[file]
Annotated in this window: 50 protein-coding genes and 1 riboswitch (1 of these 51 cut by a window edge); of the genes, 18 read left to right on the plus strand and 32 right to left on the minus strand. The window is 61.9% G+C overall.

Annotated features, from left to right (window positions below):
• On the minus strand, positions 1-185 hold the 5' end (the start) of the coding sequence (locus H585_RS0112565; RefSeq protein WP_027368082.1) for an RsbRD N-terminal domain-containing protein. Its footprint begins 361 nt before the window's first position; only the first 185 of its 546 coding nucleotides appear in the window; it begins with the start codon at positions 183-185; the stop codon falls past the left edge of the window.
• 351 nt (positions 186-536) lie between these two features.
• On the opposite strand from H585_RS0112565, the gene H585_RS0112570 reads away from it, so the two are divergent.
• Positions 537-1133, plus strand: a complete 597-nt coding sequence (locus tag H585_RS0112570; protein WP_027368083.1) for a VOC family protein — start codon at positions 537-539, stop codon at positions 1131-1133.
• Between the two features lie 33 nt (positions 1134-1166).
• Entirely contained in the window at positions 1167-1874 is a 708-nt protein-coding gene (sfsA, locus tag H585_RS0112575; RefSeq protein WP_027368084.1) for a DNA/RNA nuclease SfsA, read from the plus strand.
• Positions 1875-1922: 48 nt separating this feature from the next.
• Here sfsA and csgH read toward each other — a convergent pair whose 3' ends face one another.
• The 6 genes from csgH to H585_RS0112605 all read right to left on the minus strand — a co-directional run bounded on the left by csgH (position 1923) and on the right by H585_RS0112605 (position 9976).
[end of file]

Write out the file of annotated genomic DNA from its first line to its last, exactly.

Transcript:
Annotated in this window: 50 protein-coding genes and 1 riboswitch (1 of these 51 cut by a window edge); of the genes, 18 read left to right on the plus strand and 32 right to left on the minus strand. The window is 61.9% G+C overall.

Annotated features, from left to right (window positions below):
• On the minus strand, positions 1-185 hold the 5' end (the start) of the coding sequence (locus H585_RS0112565; RefSeq protein WP_027368082.1) for an RsbRD N-terminal domain-containing protein. Its footprint begins 361 nt before the window's first position; only the first 185 of its 546 coding nucleotides appear in the window; it begins with the start codon at positions 183-185; the stop codon falls past the left edge of the window.
• 351 nt (positions 186-536) lie between these two features.
• On the opposite strand from H585_RS0112565, the gene H585_RS0112570 reads away from it, so the two are divergent.
• Positions 537-1133, plus strand: a complete 597-nt coding sequence (locus tag H585_RS0112570; protein WP_027368083.1) for a VOC family protein — start codon at positions 537-539, stop codon at positions 1131-1133.
• Between the two features lie 33 nt (positions 1134-1166).
• Entirely contained in the window at positions 1167-1874 is a 708-nt protein-coding gene (sfsA, locus tag H585_RS0112575; RefSeq protein WP_027368084.1) for a DNA/RNA nuclease SfsA, read from the plus strand.
• Positions 1875-1922: 48 nt separating this feature from the next.
• Here sfsA and csgH read toward each other — a convergent pair whose 3' ends face one another.
• The 6 genes from csgH to H585_RS0112605 all read right to left on the minus strand — a co-directional run bounded on the left by csgH (position 1923) and on the right by H585_RS0112605 (position 9976).